Six months ago parents Randi and Eric were told by doctors their infant son would not survive the night.
"We sat in a darkened room with our poor, sick son and a cardiologist... trust me when I say that I can still hear his words in my mind, "his heart will fail.'"
Little did the Unraus know they were on the cusp of a miracle.
Not only did Brody make it till morning, but six months later almost to the day, their cardiologist announced she no longer needed regular check-ups of Brody's heart because of her confidence in his heart's strength.
"We are so thankful that God chose to perform a miracle in our little boy's heart," Randi says, adding it's something they never take for granted.
The miracle baby many doctors called "incompatible with life" continues to defy the odds against him. Born at only 25 weeks gestation, Brody entered the world at 1 lb. 11 oz.
Despite the many health challenges facing him, including being diagnosed with Short Gut Syndrome, Brody persevered and after spending most of his young life in a Winnipeg NICU, last September the family was able to return home together.
Since then Brody has continued to grow and heal.
"He continues to amaze us with how he is developing," Randi says. "He's staring into our eyes, lifting up his head, kicking his little feet and "standing" when we hold him up, making faces, eating baby food and sleeping longer stretches. Every little thing is so fun to experience with him."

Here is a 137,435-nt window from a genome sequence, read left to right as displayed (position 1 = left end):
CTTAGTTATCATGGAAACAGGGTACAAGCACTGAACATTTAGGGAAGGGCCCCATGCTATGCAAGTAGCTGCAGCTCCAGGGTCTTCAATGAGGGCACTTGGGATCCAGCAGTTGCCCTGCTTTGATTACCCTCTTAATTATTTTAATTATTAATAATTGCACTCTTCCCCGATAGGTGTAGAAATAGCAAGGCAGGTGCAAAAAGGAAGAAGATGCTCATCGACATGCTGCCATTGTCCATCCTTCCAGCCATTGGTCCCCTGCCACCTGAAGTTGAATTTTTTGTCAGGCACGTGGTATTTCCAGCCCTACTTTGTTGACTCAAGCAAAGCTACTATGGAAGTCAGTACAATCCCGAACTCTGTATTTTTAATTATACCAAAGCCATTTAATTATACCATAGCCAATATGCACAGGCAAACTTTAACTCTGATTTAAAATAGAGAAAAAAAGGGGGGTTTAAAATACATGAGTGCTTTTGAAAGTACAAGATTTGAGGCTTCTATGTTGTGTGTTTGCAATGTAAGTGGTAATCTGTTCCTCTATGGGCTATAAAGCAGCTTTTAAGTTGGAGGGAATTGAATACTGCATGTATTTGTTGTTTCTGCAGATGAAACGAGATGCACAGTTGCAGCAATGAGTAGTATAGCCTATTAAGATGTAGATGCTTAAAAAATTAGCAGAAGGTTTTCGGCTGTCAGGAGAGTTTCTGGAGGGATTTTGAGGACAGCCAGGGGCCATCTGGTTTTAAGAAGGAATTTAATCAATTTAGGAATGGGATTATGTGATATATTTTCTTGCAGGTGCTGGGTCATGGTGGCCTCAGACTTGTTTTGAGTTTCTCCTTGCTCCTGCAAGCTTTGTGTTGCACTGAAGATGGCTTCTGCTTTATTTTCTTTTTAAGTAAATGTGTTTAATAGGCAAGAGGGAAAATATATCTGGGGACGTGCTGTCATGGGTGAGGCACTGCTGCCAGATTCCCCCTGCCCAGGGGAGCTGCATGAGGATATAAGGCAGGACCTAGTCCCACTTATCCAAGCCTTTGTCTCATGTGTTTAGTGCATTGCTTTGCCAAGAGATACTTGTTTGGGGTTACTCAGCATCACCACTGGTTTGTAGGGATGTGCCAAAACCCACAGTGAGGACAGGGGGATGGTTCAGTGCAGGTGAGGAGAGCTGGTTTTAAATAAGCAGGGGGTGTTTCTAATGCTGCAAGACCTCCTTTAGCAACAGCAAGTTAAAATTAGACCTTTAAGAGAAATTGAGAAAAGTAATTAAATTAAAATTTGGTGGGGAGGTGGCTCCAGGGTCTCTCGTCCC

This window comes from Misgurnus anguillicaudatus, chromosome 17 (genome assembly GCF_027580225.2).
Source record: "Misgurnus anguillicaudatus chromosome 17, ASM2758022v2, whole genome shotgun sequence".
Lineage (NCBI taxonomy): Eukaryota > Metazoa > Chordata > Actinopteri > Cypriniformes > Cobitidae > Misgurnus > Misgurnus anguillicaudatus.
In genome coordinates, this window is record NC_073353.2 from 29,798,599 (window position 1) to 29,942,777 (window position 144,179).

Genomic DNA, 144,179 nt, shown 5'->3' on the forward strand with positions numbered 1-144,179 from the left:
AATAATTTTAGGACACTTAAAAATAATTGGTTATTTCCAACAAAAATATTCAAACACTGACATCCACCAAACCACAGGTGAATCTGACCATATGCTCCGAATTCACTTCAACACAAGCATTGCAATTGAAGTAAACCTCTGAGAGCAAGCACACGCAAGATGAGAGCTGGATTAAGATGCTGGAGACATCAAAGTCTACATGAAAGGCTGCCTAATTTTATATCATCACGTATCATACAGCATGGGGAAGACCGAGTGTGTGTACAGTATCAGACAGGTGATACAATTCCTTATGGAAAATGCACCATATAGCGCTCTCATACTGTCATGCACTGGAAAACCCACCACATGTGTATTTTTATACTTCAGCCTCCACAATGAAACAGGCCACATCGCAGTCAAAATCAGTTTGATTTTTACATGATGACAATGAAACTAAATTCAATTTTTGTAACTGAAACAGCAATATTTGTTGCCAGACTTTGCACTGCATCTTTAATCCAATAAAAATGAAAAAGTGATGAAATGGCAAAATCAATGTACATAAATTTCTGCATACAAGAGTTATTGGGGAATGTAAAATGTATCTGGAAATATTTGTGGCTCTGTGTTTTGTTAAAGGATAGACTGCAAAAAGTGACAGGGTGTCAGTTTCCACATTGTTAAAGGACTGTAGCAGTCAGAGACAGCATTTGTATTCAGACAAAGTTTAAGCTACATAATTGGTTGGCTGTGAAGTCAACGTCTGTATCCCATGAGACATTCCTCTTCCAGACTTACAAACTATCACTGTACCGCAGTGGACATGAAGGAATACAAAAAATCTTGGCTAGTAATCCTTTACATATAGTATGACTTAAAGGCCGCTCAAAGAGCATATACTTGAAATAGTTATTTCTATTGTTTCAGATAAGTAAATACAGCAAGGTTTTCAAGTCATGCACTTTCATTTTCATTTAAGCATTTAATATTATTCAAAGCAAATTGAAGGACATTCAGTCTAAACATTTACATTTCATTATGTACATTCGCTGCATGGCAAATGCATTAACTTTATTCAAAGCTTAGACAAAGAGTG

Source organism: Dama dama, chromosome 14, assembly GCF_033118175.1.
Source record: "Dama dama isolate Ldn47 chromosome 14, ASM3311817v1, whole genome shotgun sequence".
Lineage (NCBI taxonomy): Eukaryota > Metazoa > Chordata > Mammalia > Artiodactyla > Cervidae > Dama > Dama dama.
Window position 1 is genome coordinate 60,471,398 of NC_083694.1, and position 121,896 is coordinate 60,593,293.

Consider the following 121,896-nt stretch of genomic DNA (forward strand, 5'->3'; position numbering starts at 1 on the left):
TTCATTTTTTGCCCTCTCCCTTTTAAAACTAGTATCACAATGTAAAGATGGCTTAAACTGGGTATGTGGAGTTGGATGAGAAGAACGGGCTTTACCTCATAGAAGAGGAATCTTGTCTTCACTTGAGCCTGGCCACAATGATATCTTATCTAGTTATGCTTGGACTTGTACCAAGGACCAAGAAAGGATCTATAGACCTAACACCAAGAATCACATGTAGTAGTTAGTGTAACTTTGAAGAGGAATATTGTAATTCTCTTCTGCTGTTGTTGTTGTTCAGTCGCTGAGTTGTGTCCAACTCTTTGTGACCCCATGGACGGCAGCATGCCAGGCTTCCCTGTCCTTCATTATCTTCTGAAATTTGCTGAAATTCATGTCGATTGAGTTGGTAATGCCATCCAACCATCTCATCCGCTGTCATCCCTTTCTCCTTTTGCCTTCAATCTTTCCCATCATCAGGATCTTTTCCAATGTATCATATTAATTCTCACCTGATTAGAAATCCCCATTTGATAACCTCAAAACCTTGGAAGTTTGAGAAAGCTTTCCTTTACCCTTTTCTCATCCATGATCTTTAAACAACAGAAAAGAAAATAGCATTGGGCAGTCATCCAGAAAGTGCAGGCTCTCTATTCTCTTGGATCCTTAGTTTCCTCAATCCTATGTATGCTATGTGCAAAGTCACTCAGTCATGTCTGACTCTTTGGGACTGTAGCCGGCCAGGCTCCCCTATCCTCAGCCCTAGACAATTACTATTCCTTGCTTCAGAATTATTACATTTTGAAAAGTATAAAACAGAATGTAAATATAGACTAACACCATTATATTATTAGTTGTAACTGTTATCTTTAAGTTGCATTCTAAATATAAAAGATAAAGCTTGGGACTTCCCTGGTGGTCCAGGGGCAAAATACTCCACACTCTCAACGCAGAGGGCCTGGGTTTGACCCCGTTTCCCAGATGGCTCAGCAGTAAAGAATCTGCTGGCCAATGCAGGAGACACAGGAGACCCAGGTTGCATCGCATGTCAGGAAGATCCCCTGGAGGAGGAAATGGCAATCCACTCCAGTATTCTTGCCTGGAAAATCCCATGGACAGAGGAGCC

She notes Brody continues to rely less on IV and oxygen, "there's a whole bunch of things we're seeing slow progress with, but they're definitely moving forward which is exciting."
Throughout the process Randi says the community has been a support, and especially considerate of Brody's compromised immune system. Even her dentist made sure to switch shifts because she had recently had a cold.
"Everyone around us has been so good in telling us way ahead of time if they've been sick and getting their flu shots, everyone is working together and we just appreciate the understanding."
Even though there were times the doctors gave Brody a zero percent chance of survival, he's now 15 months old and will celebrate his "corrected" birthday February 17, according to his original due date.
"He gets two birthdays," Randi says.
Moving forward the family looks forward to eventually no longer need IV or oxygen support at all, and in the mean time enjoy Brody as a person, not a patient.
"We're trying to enjoy who he is, and not get caught up in the medical side of things," Randi says. "He's still a baby, he's smiling, he's learning how to hold his head up and we want to celebrate all those things too."
To continue to follow the Unraus' story, visit their blog here.